Global wealth report

  • Author : Michael O’Sullivan
  • Author : Dr Ariel Sergio Goekmen
  • Date : February 2011
ABOUT THE AUTHORS (L-R): Michael O’Sullivan is UK Head of Research at Credit Suisse (UK) and Dr. Ariel Sergio Goekmen TEP is Sector Head UK Offshore at Credit Suisse AG Zurich

T he Credit Suisse Research Institute has just published its inaugural Global Wealth Report and Global Wealth Databook with the aim of providing the most comprehensive study of world wealth. The Report finds that the global wealth currently held by 4.4 billion adults has increased 72 per cent since 2000 and reached today USD195 trillion. The Report adds to existing work by analysing in detail this global wealth across countries and regions, and examining how it has changed over the past decade. The report looks not only at the top of the wealth pyramid, as is regularly the case, but it also focuses on the bottom of the pyramid and even looks at differences in gender.

In this article, we summarise the key conclusions of the report. Full details on sources and methodology is provided in the 120-page Credit Suisse Wealth Databook.

Key findings

The Global Wealth Report is based on data as of mid-2010 across more than 200 countries. It was produced by the Credit Suisse Research Institute in collaboration with Professors Anthony Shorrocks and Jim Davies: two of the world’s foremost experts on the topic of global household wealth. The Report defines wealth as the value of financial assets and non-financial assets (mainly real estate), minus household debt.

The Report confirms that Asia Pacific countries, which now make up the bulk of the world’s middle class of emerging consumers, are driving the growth of the world’s wealth. China is the third-largest wealth market in the world. Economic expansion in other key markets in Asia Pacific means that today, growth in average household wealth per adult is up to ten times the global growth rate.

A further important finding is the emergence of the middle segment of the wealth pyramid, which is composed of 1 billion individuals located in the fastest-growing economies of the world. They have average wealth per adult of USD10,000 to USD100,000. This middle class of wealth holders owns one-sixth or USD32 trillion of global wealth. And in total, almost 60 per cent, or 587 million individuals, in the middle segment are located in Asia Pacific.

The Report states that wealth provides people in the middle segment of the wealth pyramid with the financial security they need to become the world’s emerging consumers. The middle segment is therefore expected to replace indebted US households as the global growth locomotive. This underpins Credit Suisse’s research on the topic of Megatrends, notably on Demographics and the Multipolar World.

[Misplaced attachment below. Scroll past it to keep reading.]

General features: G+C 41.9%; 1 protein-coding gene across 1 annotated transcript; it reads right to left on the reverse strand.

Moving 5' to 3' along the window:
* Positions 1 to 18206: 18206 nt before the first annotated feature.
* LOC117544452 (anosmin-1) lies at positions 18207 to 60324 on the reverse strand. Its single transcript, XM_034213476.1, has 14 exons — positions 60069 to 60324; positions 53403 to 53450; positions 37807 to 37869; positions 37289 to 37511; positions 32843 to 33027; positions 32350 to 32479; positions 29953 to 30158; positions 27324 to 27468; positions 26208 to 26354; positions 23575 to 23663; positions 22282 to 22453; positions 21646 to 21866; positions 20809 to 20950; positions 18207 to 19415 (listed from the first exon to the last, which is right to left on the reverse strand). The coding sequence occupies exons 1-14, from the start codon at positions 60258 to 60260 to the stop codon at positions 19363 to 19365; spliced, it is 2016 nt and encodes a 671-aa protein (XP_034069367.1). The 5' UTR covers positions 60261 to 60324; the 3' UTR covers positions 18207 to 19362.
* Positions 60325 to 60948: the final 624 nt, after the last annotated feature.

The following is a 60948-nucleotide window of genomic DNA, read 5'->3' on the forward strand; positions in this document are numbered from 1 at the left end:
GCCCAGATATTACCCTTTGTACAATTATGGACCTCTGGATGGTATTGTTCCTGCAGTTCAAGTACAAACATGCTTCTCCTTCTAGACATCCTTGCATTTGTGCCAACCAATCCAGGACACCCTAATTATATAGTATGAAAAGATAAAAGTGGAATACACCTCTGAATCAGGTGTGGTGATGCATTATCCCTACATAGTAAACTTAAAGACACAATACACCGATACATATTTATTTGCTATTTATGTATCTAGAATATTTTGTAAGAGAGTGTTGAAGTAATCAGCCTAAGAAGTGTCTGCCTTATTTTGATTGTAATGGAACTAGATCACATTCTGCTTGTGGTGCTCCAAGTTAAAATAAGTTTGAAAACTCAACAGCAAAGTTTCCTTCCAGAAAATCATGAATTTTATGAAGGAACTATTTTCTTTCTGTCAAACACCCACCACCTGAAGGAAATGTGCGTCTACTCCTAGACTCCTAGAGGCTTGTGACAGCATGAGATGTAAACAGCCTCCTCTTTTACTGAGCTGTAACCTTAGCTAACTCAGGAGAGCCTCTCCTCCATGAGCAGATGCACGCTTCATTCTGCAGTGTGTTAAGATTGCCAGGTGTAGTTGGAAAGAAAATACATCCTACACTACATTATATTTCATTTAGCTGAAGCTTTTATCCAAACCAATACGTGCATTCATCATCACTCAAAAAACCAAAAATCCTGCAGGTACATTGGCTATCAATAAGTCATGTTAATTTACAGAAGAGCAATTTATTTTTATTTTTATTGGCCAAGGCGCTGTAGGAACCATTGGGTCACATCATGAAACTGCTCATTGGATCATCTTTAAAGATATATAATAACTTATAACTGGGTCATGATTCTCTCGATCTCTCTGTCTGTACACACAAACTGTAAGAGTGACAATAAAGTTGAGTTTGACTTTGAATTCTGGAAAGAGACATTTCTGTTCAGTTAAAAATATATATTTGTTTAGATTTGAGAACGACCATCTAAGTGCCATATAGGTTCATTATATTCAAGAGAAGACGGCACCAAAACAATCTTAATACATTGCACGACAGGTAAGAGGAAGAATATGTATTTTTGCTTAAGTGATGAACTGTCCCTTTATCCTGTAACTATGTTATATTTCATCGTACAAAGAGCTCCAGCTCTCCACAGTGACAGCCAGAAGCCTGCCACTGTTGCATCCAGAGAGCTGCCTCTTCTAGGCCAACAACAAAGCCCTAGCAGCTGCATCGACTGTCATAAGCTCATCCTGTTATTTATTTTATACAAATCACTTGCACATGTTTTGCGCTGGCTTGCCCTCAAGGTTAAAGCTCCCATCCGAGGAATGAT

As seen in Figure 1, below, the middle segment of the wealth pyramid holds only one-sixth of global wealth, many of whose ability and desire to consume is changing rapidly.

China stands out as the third-largest wealth generator in the world, behind only the US and Japan, and is 35 per cent ahead of the wealthiest European country, France. The Credit Suisse Research Institute believes that wealth provides people in the middle segment with the financial security they need to become the world’s emerging consumers and that the middle segment will replace indebted US households as the global economic growth locomotive.

We estimate that driven by robust economic expansion in the emerging markets, global wealth could grow 61 per cent to USD315 trillion by 2015. These projections to 2015 are based on regressions of the correlation between Gross Domestic Product (GDP) growth, wealth and starting levels of wealth per adult, combined with the International Monetary Fund’s forecasts for GDP. All current data relate to mid-2010 and are at then-current market exchange rates (not purchasing power parity).

The Report also provides valuable data for important top-down investment analysis and puts current market concerns about government indebtedness into context by showing that the estimated USD45 trillion in global government debt in mid-2010 represents less than a quarter of the USD195 trillion in global household wealth.

The wealth pyramid
Top of the pyramid

At the top of the wealth pyramid, there are over 1,000 billionaires globally, of which 245 are in Asia Pacific, 230 are in Europe and 500 are in North America. Moving down the wealth pyramid, there are 80,000 ultra-high-net-worth individuals (average wealth per adult above USD50 million). Of the 24 million other high-net-worth individuals (average wealth per adult of USD1 million to USD50 million), just over 800,000 are in China, around 170,000 are in India and over 4 million are in the rest of Asia Pacific. Below this, more than 330 million individuals have average wealth per adult of USD100,000 to USD1 million.